As a white Canadian male, being in the minority in Halifax, Nova Scotia was foreign to me – until I entered my first dietetics class at Mount Saint Vincent University (MSVU). Prior to stepping into that classroom, I had no exposure to the field of dietetics and, frankly, didn’t know what a dietitian was until ten months earlier when I Googled “nutrition jobs.”
I was clueless to the gender imbalance in the profession and, upon entering the classroom, I thought the disproportionally high number of females might just be a product of the high number at MSVU.
Later, I learned this was representative of dietetics nationally. And it became especially clear when I attended my first DC conference: one of the men’s bathrooms had been pragmatically repurposed into a women’s room and the urinals were cheerfully decorated with flowers.
Being one of three males in my year at MSVU was noticeable but not uncomfortable. It did however, increase my curiosity about the sex imbalance in the dietetics profession.
When Dr. Daphne Lordly presented me the opportunity to help with a couple of projects related to men in dietetics to finish my master’s course work requirements, I jumped. One of these projects was a literature review on the topic, which can now be found as an e-first article
and will appear in the December issue of the Canadian Journal of Dietetic Practice and Research.
Writing this review led to reflection of my educational path and made me ask new questions. For example, was it a coincidence that I was most interested in the research being conducted by the only male on faculty for my honour’s project? Moreover, why did I subsequently choose the only male faculty member to be my master’s thesis supervisor?
Interestingly, Daphne Lordly and I initially both seemed to have similar ideas of perceived male dietitian stereotypes. These stereotypes included the aspiring sports dietitian (my original ambition), and the more sensitive man in touch with his female (read: caring) side.
So where did these ideas come from? I knew no males in the program currently interested in sports nutrition and the literature certainly wasn’t deep enough for these ideas to have developed from reading it.
Once I started writing the literature review, the most transformative moment came shortly before submission when my co-author challenged me to take a leap and offer something of substance to close the article beyond the typical, “more research is needed.” So I re-read my article with this in mind. The rationale was logical and based on the literature. Position papers called for sex balance in dietetics so that the profession’s demographics could better reflect the population it served. Then factors related to gender and sex that might impact the way men experience the profession were explored and preliminary suggestions on how to make the profession more welcoming to men were offered.
One question continued to nag however, no one had offered evidence on how inviting a flood of men into the profession was supposed to be beneficial. I was led to this revelation: Is the fact that we have so few male dietitians a good reason to change certain aspects of the profession to cater to them?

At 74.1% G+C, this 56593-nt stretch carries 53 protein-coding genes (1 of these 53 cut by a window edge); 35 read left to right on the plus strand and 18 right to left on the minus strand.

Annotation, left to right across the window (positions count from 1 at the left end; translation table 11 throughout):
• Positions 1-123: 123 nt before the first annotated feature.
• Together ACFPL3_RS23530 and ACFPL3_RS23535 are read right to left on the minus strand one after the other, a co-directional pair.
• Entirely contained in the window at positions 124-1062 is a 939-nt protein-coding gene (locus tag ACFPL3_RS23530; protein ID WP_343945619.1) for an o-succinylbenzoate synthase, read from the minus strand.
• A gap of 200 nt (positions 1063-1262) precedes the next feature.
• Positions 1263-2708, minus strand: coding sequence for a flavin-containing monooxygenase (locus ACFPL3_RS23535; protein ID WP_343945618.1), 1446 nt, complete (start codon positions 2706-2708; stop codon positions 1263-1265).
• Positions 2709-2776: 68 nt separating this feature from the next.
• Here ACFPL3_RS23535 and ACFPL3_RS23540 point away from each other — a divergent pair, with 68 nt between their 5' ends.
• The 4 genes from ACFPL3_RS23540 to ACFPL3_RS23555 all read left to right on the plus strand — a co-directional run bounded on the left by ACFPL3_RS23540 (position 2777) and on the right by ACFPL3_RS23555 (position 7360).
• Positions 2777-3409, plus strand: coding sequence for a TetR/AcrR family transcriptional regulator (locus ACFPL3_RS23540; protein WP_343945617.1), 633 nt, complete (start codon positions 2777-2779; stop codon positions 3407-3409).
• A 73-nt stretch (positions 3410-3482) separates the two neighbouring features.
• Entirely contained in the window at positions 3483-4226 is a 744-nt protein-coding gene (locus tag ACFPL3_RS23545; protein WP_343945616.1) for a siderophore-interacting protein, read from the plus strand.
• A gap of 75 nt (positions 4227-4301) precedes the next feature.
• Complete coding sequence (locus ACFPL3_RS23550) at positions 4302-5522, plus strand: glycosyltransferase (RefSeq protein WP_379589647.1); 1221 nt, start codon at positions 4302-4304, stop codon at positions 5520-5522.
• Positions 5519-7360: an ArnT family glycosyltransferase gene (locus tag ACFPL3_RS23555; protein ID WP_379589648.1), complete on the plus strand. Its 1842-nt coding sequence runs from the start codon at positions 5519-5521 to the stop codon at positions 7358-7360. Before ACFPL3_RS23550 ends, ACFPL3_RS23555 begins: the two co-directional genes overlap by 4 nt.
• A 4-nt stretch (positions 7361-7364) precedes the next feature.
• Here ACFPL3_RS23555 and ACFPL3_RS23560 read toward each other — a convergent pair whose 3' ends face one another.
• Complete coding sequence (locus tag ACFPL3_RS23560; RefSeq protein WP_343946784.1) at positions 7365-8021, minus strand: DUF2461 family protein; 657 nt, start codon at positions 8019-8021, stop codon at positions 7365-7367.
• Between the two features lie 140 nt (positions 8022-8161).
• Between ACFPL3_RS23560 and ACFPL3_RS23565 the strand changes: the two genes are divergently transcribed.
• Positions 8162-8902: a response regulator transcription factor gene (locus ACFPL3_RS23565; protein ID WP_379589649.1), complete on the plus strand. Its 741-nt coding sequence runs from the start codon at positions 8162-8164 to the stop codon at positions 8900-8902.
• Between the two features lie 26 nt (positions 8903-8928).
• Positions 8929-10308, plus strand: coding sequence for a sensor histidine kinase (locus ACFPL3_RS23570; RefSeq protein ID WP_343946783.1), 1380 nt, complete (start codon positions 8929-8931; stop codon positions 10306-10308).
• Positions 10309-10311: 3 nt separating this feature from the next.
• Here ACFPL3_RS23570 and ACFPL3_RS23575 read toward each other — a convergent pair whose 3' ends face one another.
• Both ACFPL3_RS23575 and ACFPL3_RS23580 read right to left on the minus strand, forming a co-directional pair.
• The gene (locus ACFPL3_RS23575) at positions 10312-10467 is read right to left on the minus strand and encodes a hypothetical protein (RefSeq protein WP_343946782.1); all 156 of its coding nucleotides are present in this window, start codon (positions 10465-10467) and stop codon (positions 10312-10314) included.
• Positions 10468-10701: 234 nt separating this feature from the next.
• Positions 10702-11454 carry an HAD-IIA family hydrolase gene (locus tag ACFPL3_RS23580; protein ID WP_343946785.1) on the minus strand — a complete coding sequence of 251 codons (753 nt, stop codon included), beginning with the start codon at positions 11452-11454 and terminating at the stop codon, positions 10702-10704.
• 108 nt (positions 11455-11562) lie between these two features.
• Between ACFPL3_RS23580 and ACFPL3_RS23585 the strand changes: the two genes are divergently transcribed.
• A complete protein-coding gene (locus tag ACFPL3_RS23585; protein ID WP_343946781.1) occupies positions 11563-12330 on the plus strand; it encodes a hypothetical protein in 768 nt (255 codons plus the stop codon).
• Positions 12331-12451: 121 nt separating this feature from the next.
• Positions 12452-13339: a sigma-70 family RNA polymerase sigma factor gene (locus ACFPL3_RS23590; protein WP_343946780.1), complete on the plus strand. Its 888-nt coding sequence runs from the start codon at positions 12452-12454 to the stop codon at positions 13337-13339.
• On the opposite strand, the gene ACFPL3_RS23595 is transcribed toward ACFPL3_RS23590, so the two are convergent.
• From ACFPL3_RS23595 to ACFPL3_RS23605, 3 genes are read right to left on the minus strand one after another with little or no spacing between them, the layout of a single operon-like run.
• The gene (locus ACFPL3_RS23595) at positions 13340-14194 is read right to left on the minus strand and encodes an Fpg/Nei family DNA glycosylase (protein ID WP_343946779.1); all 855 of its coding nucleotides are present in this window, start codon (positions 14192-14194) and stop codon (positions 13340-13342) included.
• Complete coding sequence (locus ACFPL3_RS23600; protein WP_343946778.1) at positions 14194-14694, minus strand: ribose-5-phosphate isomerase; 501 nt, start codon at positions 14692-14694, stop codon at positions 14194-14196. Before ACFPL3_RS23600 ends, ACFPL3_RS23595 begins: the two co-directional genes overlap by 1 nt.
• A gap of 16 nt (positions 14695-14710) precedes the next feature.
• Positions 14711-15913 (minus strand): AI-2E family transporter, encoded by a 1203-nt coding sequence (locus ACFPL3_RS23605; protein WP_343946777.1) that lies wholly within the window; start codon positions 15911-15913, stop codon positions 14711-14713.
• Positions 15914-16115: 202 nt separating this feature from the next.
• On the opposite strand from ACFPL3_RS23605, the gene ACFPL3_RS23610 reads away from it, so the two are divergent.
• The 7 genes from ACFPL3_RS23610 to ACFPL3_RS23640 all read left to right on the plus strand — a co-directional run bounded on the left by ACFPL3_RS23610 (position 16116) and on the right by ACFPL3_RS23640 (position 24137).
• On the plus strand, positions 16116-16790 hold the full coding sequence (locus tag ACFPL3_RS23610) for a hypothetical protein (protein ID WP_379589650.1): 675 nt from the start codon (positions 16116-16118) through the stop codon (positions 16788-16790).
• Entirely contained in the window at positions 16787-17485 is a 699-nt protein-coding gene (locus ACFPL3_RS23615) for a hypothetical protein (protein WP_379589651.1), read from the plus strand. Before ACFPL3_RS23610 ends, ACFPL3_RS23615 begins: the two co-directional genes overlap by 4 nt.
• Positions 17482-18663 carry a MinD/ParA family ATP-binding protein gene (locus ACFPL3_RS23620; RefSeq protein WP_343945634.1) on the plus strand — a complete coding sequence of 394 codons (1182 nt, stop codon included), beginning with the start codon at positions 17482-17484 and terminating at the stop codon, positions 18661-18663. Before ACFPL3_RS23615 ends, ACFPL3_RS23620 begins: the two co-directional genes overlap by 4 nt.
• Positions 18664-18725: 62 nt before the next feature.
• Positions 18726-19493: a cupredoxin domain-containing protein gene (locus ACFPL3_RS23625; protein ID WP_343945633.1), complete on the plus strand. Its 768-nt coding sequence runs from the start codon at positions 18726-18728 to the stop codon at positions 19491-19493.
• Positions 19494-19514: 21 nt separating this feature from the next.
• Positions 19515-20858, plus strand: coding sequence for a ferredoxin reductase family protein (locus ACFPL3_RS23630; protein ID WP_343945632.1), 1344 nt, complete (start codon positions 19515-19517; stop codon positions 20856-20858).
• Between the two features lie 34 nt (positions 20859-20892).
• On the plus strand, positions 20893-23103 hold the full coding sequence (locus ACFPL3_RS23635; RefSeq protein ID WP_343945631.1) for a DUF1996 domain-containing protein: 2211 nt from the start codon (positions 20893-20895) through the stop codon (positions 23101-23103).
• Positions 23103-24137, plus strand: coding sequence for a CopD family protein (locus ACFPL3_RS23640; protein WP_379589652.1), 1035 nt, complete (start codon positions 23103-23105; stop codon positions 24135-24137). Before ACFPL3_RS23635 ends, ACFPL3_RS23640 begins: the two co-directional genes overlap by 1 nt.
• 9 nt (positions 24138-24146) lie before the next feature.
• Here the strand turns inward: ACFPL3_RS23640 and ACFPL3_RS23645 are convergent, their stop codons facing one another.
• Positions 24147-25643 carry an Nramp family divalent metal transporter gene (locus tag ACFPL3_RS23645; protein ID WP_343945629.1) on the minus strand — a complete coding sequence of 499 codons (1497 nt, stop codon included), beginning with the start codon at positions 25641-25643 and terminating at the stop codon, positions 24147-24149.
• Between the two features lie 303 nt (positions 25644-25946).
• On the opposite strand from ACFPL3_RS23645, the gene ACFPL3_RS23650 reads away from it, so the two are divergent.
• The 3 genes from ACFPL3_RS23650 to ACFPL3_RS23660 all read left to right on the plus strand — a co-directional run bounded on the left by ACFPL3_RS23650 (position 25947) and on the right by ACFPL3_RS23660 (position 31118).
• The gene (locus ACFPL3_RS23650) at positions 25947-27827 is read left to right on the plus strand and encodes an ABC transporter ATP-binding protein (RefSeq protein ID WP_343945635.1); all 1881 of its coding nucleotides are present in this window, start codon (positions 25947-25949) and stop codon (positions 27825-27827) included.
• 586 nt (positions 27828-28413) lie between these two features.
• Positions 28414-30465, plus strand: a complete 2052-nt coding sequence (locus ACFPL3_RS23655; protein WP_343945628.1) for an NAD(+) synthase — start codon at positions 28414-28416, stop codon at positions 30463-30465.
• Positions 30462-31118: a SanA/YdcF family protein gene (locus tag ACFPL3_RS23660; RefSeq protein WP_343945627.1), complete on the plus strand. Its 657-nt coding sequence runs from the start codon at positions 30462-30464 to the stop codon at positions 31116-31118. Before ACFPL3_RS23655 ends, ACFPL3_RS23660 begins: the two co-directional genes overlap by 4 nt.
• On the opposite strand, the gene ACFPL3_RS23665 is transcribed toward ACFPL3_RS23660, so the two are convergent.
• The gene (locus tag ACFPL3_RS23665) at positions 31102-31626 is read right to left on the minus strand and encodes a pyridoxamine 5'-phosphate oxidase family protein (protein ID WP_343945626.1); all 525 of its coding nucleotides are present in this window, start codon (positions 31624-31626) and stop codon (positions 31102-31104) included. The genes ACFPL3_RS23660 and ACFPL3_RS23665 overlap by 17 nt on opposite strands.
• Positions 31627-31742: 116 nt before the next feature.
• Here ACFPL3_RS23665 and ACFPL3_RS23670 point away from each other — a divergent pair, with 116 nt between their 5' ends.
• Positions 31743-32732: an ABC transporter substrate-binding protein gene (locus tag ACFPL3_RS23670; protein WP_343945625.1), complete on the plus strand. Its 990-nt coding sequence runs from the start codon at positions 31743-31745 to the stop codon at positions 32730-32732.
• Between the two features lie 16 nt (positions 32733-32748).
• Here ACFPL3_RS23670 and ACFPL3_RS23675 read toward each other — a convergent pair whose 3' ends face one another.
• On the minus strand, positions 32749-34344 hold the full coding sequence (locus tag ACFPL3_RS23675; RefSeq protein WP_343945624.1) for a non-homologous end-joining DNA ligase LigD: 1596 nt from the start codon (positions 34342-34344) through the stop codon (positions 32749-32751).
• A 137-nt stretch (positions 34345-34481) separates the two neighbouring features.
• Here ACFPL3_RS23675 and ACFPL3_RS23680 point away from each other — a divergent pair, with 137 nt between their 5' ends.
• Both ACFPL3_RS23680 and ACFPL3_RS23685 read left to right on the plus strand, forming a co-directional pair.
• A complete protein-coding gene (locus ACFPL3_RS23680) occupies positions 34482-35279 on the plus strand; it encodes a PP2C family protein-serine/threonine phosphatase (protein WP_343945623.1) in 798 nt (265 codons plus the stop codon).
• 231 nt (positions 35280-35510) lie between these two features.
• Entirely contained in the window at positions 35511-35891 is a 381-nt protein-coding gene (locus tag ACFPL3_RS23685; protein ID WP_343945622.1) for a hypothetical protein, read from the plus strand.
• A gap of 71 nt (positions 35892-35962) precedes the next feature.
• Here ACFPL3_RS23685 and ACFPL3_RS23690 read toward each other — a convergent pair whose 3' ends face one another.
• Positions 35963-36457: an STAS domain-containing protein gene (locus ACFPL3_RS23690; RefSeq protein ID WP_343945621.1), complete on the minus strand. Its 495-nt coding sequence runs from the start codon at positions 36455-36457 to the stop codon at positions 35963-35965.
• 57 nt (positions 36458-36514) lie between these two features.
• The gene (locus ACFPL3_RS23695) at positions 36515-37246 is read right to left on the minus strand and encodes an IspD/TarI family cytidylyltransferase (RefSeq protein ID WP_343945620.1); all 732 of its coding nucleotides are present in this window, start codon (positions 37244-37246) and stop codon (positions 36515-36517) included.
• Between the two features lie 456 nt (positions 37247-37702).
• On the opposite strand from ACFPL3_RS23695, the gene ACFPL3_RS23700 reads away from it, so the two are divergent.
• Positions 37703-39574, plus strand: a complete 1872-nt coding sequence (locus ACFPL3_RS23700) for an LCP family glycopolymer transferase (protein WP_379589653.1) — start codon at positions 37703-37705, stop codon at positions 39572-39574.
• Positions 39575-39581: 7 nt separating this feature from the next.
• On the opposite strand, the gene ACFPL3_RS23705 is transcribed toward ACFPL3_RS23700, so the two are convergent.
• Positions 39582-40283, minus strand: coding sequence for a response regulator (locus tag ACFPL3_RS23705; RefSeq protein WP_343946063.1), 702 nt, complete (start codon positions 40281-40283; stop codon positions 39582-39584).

If dietetics forbade men from joining, I would be the first to call for immediate change, but this obviously isn’t true. We currently have a profession that, at the training and professional levels, is female dominated. A number of reasons could be causing this, starting long before an application to a dietetics program is started. I believe that if men currently feel uncomfortable in dietetics, we should address the root cause of those problems and work to resolve them. But that’s not an endorsement of intensive efforts to increase the number of men in the profession.
To reverse the trend of dietetics being female dominated in Canada, great efforts will have to be made – likely at great expense. This expense will be financial but also cultural. The cultural ramifications will be less predictable and could be more devastating. For example, would a switch of focus to include only men in promotional material or heavily advertising the sports nutrition aspect of the profession make women feel less welcome or interested?
How will we feel if at the annual conference we have to take the flowers out of the urinals and restore bathroom balance? I joke, of course, but if making the profession more male friendly, makes it less female friendly is that a risk worth taking?
Before large amounts of money are spent trying to close the gender divide, we are better off spending a small portion of that money on research to understand if changing the sex dynamics of the profession would improve anyone’s experience (the client or the practitioner).
In closing, I have come to realize that I really don’t care that there are so few male dietitians. What I care about is creating the strongest profession with the greatest capacity for doing good, irrespective of sex.
Editor's note: Like Brandon, I find this topic fascinating! Be sure to read his journal article in the Canadian Journal of Dietetic Practice and Research. If you want to learn more about this topic, listen to “Men in dietetics: A pathway to action” in the DC Learning on Demand library. It is free for members.
Please leave comments, thoughts, or questions for Brandon below!